Manipur imbroglio: Nagaland MP justifies writing to PM
Nagaland's lone Lok Sabha member Neiphio Rio has justified urging Prime Minister Narendra Modi to not give consent to three controversial legislation passed by the Manipur assembly ostensibly to safeguard the rights of indigenous people.
New Delhi: Nagaland's lone Lok Sabha member Neiphio Rio has justified urging Prime Minister Narendra Modi to not give consent to three controversial legislation passed by the Manipur assembly ostensibly to safeguard the rights of indigenous people.
"I think good sense will prevail on the prime minister and he will not allow this kind of manipulation in the state or in the country if we want to have a good and harmonious society," Rio said in an interview to be published in the forthcoming issue of the North East Sun magazine.
His comments came after, what he called, "Meitei nationalist parties" of Manipur condemned his writing to the prime minister and termed it interference in the internal affairs of the state.
The three legislative measures passed include the Protection of Manipur People Bill, Manipur Land Revenue and Land Reforms Bill (Seventh Amendment), and the Manipur Shops and Establishments Bill (Second Amendment).
The passing of the legislations on August 31 brought to an end months-long mass agitation by people living in the valley districts of the north-eastern state, demanding an inner line permit system on the lines of those in force in three other northeastern states of Arunachal Pradesh, Mizoram and Nagaland.
However, tribes like Nagas, Kukis, Zomis and Hmars have claimed that the three bills would directly undermine the existing safeguards for the tribal hill areas regarding land ownership and population influx as the primary threat for the tribal people came not from outside the state but the Meitei people from the valley itself.
The day the bills were passed, protestors, mainly from tribal organisations in the hills of the state, torched five houses belonging to Congress lawmakers.
These included the houses of state Health and Family Welfare Minister Phungzathang Tonsing and Lok Sabha member from Outer Manipur Thangso Baite in Churachandpur district.
The violence and resultant police action left at least nine people dead.
"Considering the volatile situation and the possibility of more violence and disturbance in the overall scenario in the state of Manipur, I urge the government of India to not give its consent to the three bills passed by the Manipur legislative assembly as the bills are directly against the welfare, desire and will of the tribal people," Rio, a leader of the Nagaland People's Front, said in his letter to the prime minister earlier this month.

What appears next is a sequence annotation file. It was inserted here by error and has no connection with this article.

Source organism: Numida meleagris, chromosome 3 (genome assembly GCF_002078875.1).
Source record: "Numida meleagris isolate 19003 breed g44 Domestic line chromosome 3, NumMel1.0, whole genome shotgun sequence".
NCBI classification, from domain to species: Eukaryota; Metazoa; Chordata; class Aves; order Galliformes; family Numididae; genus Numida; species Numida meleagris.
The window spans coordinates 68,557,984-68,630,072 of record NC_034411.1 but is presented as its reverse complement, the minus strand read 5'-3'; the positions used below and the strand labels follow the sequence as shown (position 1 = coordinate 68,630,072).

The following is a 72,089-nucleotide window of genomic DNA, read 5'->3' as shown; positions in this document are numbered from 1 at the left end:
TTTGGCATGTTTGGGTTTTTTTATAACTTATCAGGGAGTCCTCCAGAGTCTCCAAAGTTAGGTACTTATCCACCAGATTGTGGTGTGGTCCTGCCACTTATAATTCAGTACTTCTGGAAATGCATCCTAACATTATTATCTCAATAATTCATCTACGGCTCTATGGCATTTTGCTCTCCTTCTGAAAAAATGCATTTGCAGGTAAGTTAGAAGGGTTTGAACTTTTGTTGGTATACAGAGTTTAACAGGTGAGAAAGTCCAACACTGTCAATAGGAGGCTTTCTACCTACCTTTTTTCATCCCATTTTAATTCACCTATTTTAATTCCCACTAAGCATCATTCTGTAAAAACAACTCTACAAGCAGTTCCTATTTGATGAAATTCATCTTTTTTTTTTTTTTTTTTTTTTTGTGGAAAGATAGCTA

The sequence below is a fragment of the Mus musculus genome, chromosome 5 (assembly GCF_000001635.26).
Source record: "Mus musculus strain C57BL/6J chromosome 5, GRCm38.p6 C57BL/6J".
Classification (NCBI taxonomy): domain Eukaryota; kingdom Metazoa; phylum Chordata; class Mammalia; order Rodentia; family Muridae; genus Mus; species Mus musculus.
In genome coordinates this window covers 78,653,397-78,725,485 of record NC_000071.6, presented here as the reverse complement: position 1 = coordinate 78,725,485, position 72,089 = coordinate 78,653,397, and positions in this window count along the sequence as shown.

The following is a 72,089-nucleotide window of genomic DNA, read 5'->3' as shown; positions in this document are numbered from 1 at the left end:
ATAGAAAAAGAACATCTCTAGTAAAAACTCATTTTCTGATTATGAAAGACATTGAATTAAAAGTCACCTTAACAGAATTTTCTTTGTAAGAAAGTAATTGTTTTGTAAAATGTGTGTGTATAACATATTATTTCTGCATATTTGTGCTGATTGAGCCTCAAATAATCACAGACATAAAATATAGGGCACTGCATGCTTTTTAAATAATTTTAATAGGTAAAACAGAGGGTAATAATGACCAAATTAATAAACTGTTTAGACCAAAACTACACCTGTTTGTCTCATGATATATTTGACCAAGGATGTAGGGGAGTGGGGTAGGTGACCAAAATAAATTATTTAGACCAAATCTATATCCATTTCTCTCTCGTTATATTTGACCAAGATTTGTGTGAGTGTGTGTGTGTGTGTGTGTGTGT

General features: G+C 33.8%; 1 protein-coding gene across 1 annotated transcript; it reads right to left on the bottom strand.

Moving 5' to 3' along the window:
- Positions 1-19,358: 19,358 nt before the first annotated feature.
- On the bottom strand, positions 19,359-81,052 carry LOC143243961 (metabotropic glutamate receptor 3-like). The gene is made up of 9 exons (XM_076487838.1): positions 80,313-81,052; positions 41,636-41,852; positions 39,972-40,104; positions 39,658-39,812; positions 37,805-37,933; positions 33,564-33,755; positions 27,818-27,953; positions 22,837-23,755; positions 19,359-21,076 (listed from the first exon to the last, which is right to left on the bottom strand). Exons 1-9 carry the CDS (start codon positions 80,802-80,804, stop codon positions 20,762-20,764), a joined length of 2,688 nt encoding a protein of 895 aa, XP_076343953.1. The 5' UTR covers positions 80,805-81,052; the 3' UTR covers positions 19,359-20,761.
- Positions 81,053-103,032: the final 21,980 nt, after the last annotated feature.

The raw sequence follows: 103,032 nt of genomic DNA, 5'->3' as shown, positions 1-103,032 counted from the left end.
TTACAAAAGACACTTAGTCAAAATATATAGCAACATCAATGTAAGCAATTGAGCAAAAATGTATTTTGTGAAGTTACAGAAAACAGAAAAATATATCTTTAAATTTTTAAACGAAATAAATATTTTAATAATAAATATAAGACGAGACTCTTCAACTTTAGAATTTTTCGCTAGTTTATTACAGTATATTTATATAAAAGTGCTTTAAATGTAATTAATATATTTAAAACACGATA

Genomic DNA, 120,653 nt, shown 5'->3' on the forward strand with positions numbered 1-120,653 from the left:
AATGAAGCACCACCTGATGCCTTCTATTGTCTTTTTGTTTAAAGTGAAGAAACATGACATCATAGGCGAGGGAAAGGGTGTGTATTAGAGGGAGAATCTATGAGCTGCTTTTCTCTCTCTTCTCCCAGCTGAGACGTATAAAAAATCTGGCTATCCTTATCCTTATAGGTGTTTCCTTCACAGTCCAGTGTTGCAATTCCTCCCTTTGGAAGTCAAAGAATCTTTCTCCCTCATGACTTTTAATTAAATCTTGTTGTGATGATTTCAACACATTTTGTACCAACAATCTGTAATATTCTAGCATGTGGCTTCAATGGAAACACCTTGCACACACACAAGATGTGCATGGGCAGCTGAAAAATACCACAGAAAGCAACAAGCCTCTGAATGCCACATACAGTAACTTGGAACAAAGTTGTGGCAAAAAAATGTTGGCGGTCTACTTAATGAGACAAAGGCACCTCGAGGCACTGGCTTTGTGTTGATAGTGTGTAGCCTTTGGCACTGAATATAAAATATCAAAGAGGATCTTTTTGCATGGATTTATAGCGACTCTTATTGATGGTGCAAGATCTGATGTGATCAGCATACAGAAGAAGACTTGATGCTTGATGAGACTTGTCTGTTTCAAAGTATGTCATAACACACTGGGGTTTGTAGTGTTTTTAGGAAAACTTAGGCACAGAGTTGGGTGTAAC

Speaking to the North East Sun, Rio said that, on the contrary, it was the Manipur chief minister and the state government who were interfering in the affairs of the tribal people living in the hills.
"This is a secular country. We have to protect everybody and not just one community," he said.
According to Rio, the bills "antagonise and (render) outcast" Manipur's own citizens.
"Strong apprehension is there. So, particularly the Nagas, Kukis, Zomis, Hmars have reacted sharply and rightly so because this is their ancestral land," he said.
"I think if, at all, they wanted to pass such bills, they should have gone through consultations, discussions and debate in the house. Why rush things and pass the bills by voice vote and that too in an emergency session. There is something very fishy about it."
Asked about the time when he, as chief minister of Nagaland, was prevented from visiting Senapati district in Manipur that is dominated by Nagas, he described the incident as "unfortunate".
"The chief minister of Manipur obstructed my visit which was very unbecoming. Even the union home minister requested me not to go. I said nothing doing because I am not going to quarrel.
"I am going with peace and we must all co-exist. How can anybody prevent a chief minister of one state in the Indian union from visiting another state, particularly my neighbouring state for my Naga people," he asked.